Tax Planning

What the new tax law means to me

As we pick apart the new federal tax bill that is about to become law, this post summarizes the most significant portions that affect my own federal income tax return. The post is published incomplete and will be updated as more information becomes clear. But apparently the law will increase my taxes by about $2,000 in 2018 and I’m scared for our financial future because we are already stressed with high taxes, education and medical costs.

  1. Elimination of the casualty loss deduction except for national disaster. The largest factors affecting my life and my financial welfare over the past decade have been casualty losses and natural disasters. This is an accepted fact of life for those of us who live and make our living at the New Jersey Delaware Bay region. Casualty losses from local, not nationally declared natural disasters triggered by flash flooding (I lost a $30,000 sports car that I loved in 2011), storms, flowing ice (this was actually the largest uninsured out-of-pocket cost for me over the past decade topping $60,000 i 2014), storm damage (over $70,000 spanning several events), etc., have become commonplace for us. I’ve had five of these casualty losses (all unrelated) natural disasters totalling into hundreds of thousands of dollars of losses. Most of the cost was uninsured and, as a practical matter, insurance has become too expensive or is no longer available for some types of losses. In the past the financial loss for these types of casualty losses and natural disasters was partially deductible on my federal income taxes. Under the new law, any future disaster losses will not be deductible unless the loss is a federally declared disaster. This change could have a huge financial impact on me going forward.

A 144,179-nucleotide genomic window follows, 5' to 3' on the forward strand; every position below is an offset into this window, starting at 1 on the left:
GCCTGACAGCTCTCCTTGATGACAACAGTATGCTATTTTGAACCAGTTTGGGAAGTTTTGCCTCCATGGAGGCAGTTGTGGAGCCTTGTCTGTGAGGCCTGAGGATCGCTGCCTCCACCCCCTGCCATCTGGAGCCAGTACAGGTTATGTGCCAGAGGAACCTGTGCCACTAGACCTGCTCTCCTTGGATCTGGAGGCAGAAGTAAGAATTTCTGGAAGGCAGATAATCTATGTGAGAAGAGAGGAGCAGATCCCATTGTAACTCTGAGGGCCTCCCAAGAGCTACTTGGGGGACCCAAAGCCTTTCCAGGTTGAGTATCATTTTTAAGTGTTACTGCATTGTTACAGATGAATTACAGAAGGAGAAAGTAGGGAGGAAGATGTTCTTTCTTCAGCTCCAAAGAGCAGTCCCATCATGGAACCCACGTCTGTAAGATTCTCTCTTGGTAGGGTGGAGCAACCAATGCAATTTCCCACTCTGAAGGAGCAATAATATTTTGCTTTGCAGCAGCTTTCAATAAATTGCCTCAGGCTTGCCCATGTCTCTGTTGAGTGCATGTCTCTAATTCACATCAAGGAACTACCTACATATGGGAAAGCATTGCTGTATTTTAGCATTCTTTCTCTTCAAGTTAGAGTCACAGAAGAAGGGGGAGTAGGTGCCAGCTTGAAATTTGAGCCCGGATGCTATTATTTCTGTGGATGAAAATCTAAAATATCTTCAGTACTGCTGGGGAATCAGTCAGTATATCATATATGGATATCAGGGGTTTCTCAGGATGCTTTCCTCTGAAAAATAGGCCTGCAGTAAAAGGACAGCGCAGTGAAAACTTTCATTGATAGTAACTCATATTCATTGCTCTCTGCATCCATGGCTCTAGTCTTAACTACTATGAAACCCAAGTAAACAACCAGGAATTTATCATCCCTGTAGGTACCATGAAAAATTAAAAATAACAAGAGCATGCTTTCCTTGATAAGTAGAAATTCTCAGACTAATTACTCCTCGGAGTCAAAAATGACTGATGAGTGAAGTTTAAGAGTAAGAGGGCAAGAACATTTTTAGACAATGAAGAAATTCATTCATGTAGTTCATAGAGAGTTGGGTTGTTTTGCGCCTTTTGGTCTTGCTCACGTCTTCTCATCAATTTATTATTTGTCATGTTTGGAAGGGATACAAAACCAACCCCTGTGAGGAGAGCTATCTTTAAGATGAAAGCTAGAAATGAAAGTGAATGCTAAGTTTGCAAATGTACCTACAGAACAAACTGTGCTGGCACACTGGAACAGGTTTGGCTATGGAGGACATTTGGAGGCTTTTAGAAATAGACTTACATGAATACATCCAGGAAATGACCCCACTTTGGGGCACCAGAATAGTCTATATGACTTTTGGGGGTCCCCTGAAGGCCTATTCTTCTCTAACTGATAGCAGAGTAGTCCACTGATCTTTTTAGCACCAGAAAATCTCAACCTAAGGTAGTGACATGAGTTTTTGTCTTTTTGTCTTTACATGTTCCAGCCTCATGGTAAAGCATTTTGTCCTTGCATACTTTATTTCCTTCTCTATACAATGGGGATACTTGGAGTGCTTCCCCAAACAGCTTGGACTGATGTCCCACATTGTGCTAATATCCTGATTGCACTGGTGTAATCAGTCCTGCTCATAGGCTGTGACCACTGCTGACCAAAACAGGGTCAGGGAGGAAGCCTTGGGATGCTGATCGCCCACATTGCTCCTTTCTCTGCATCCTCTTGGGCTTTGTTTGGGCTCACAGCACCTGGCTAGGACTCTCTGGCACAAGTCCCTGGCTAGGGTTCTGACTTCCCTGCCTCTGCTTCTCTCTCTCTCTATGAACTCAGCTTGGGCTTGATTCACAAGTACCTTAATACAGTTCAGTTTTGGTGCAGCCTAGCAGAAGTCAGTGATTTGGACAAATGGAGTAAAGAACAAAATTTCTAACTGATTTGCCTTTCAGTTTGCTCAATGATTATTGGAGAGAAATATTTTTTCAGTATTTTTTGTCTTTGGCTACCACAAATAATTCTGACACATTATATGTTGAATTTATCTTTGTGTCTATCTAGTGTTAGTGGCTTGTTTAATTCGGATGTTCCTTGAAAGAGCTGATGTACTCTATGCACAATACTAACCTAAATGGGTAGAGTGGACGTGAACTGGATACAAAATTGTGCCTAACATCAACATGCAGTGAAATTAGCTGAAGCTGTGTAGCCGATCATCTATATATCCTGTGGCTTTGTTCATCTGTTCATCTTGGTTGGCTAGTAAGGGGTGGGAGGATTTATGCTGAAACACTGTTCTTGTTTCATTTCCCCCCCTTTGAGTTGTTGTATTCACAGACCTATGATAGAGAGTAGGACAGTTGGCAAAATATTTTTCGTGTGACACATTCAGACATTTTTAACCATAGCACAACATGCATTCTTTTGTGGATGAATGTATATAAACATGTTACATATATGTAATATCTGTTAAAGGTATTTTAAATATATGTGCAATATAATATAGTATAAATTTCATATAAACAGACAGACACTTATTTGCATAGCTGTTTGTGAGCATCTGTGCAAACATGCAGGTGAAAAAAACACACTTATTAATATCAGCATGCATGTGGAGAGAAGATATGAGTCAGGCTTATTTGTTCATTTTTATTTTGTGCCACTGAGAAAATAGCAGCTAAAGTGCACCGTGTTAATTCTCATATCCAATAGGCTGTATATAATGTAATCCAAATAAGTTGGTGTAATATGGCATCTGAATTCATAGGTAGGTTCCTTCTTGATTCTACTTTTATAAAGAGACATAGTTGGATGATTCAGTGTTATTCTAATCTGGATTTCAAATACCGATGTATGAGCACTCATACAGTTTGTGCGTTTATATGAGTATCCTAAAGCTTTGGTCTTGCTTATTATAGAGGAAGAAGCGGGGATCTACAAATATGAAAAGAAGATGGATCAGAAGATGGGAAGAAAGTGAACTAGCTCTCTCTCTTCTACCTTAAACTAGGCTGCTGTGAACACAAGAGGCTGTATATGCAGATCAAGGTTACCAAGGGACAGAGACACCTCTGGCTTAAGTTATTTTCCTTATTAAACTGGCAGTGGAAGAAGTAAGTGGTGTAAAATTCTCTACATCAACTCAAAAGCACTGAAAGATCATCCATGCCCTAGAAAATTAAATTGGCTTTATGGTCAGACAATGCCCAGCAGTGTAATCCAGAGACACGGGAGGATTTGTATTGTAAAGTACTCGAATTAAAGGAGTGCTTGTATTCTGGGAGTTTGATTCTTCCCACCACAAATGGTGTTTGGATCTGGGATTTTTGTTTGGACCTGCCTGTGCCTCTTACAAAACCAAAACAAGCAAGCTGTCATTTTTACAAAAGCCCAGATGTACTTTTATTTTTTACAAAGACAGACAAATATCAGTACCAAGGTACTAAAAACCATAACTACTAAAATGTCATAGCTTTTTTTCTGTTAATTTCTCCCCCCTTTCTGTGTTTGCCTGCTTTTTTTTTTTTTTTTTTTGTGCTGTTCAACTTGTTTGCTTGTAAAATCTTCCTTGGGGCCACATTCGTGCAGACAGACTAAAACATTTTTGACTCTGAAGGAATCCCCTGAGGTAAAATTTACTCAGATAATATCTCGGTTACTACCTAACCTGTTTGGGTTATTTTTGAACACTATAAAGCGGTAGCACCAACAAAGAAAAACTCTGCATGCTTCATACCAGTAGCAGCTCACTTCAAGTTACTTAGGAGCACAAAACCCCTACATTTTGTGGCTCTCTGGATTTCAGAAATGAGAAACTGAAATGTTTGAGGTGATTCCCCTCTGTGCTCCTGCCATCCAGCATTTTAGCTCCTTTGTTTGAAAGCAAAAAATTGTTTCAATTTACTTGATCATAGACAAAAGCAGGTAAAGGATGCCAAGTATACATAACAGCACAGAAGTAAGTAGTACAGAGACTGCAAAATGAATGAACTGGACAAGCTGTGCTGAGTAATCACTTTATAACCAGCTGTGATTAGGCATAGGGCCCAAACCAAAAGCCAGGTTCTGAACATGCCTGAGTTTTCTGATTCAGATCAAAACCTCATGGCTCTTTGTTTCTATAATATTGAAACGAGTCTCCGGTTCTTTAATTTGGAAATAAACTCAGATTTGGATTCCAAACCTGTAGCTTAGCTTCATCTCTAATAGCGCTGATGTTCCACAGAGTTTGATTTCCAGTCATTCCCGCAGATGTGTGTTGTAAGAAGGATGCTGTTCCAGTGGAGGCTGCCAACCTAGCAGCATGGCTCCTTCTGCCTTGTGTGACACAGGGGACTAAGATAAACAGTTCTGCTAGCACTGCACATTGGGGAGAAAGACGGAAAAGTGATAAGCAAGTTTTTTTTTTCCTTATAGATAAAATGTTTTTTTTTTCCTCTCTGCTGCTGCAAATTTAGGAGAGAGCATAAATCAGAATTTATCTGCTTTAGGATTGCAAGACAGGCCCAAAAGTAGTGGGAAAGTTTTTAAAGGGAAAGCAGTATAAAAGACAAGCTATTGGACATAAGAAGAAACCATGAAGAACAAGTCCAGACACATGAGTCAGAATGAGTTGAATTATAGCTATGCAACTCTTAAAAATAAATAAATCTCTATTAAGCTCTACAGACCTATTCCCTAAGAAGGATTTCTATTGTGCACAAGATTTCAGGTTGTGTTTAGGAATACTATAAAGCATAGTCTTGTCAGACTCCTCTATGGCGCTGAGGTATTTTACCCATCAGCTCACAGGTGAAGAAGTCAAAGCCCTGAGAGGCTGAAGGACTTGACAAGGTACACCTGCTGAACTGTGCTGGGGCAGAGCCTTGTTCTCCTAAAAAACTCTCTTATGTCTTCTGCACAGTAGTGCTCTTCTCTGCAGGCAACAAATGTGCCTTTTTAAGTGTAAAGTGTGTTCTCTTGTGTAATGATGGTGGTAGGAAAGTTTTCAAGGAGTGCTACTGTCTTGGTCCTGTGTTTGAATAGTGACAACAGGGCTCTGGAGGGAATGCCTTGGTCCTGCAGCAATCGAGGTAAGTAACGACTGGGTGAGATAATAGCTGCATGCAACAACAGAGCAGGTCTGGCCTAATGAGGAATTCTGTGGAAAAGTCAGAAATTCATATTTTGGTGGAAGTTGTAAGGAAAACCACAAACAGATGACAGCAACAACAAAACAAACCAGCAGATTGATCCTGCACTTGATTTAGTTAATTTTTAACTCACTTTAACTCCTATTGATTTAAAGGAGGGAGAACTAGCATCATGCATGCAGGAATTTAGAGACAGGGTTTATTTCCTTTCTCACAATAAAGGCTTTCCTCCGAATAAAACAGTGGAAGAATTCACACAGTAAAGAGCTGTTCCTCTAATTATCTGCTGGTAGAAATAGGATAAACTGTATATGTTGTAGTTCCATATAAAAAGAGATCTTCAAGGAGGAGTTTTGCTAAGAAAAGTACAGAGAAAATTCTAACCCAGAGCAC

2. Elimination of state, local and property tax deductions. Collectively, these expenses total about 25% of our household taxable income. Losing the deductions hurts us because the new standard deduction of $24,000 is less than our total deductible expenses now.
  3. Elimination of personal exemption. Raising kids is expensive but having the personal exemption helped offset the cost a little bit. Losing this benefits hurts us.

I think my federal increase tax increase might be close to $2,000 in 2018. So far the only positive aspect of the new law is the reduction in tax rate. However, this isn’t enough to offset the larger negative effects.

I shouldn’t feel so bad. Some of my higher-middle-income clients in the Philadelphia and New Jersey area will apparently face tax increases in the range $20,000. Even so, at our modest lvel of household income, I feel stressed.

 

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